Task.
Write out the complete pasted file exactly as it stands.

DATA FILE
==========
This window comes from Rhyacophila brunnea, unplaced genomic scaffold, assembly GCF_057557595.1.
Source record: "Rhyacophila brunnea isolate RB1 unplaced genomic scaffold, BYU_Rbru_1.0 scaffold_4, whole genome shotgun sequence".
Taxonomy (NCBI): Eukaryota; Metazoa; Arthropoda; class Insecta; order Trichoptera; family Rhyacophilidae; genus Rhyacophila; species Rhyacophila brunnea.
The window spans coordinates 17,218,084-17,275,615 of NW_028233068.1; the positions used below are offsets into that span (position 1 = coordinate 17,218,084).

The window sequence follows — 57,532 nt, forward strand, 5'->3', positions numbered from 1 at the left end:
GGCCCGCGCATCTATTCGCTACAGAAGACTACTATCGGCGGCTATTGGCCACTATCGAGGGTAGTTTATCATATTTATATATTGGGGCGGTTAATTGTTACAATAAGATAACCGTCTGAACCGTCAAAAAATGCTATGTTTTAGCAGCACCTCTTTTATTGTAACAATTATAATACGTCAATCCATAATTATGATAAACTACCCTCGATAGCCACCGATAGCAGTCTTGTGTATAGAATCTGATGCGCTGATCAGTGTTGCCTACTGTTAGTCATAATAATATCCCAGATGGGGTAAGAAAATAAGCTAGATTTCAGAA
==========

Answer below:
This window comes from Rhyacophila brunnea, unplaced genomic scaffold, assembly GCF_057557595.1.
Source record: "Rhyacophila brunnea isolate RB1 unplaced genomic scaffold, BYU_Rbru_1.0 scaffold_4, whole genome shotgun sequence".
Taxonomy (NCBI): Eukaryota; Metazoa; Arthropoda; class Insecta; order Trichoptera; family Rhyacophilidae; genus Rhyacophila; species Rhyacophila brunnea.
The window spans coordinates 17,218,084-17,275,615 of NW_028233068.1; the positions used below are offsets into that span (position 1 = coordinate 17,218,084).

The window sequence follows — 57,532 nt, forward strand, 5'->3', positions numbered from 1 at the left end:
GGCCCGCGCATCTATTCGCTACAGAAGACTACTATCGGCGGCTATTGGCCACTATCGAGGGTAGTTTATCATATTTATATATTGGGGCGGTTAATTGTTACAATAAGATAACCGTCTGAACCGTCAAAAAATGCTATGTTTTAGCAGCACCTCTTTTATTGTAACAATTATAATACGTCAATCCATAATTATGATAAACTACCCTCGATAGCCACCGATAGCAGTCTTGTGTATAGAATCTGATGCGCTGATCAGTGTTGCCTACTGTTAGTCATAATAATATCCCAGATGGGGTAAGAAAATAAGCTAGATTTCAGAA